“If you love those who love you, what reward will you get? Are not even the tax collectors doing that?And if you greet only your brothers, what are you doing more than others? Do not even pagans do that? Be perfect, therefore, as your heavenly Father is perfect.”
Loving people who have neat and tidy lives is easy. However, if we are going to live out justice and compassion, this means loving those who aren’t like us, and who don’t have orderly lives. Matthew 5:46-48 challenges us to love those who may never pay us back.
Loving people who are difficult to love requires a source outside of ourselves. Our human love has clear limitations. We may be able to pull off loving the unlovable for a while, but that well dries up pretty quickly. First Corinthians 13:4-7 speaks of a love that, lived out daily, comes from the heart of God.
What does this look like? Going to places where we are not comfortable: back alleys, housing projects, places where people are lonely and are calling out for help.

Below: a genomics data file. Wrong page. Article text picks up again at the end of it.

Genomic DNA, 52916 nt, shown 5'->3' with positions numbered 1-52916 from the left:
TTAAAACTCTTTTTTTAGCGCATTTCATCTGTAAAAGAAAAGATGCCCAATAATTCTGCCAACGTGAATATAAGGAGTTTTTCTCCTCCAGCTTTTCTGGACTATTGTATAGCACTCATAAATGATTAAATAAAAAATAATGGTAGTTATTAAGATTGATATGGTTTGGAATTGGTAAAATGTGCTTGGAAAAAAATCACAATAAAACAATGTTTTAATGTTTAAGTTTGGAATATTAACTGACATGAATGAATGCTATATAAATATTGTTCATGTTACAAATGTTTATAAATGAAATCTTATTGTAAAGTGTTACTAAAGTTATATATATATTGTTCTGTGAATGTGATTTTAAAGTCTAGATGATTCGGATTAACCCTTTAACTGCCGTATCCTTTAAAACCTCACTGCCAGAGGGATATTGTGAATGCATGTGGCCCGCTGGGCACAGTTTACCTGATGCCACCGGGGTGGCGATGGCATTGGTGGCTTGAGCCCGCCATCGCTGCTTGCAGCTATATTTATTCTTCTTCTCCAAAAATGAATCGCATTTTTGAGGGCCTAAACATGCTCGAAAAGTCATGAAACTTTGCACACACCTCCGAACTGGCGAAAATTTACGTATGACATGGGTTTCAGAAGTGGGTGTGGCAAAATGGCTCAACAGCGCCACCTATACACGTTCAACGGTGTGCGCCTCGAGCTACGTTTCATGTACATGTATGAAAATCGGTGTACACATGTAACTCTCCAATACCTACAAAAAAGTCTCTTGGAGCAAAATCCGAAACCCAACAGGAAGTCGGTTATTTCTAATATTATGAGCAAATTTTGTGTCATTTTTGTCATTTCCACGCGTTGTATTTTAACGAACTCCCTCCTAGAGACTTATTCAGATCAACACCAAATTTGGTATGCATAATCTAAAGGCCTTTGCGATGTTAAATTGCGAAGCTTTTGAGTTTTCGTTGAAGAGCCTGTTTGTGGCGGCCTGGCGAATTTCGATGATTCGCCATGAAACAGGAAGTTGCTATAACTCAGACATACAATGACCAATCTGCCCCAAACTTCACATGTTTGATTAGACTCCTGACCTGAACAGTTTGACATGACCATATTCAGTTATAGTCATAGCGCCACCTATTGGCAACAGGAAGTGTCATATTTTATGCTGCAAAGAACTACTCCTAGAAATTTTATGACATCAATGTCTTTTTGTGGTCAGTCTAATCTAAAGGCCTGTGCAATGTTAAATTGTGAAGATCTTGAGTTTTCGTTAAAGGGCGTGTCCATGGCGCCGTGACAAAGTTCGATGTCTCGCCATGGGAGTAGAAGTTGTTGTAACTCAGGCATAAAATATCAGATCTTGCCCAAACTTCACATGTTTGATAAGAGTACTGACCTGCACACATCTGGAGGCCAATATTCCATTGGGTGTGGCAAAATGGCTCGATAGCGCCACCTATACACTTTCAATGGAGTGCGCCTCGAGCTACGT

Do we meet them on our turf or theirs? Do we call them to come to us or do as Christ said by going to them? Indeed, our churches have wonderful programs in them; maybe some would come, but many won’t.
Marshall was a man who spent his time in a back alley, alone. He felt unworthy to come out onto main streets. He was a struggling alcoholic, yet he had a heart that revered God. One day, Marshall went into the church on the corner in his neighbourhood. He announced that tomorrow was his birthday, a day to make a new beginning with God. Marshall died two days later, trusting God.
SCRIPTURE TO REFLECT ON: MATTHEW 5:46–48
1. Who is one person in your life, or whom you’ve encountered briefly, who doesn’t have a neat and tidy life? What is one way you can demonstrate selfless love to this person, recognizing that you will not be repaid by them, perhaps not even thanked?
2. What is the source of your love? Why do you serve at church? Why do you volunteer?
Why do you do kind things for people?
Donna Dyck is the author of Confessions of a Not-So-Average Girl and Not Beyond Our Reach. Her deepest desire is to see shattered lives restored through the power of Jesus Christ. Donna and her husband, Bill, have been serving as lead pastoral couple in Toronto Alliance Church for 15 years. Their ministry is focused on restoring broken lives among the poor, newcomers to Canada, at-risk children and youth, and those struggling with addictions.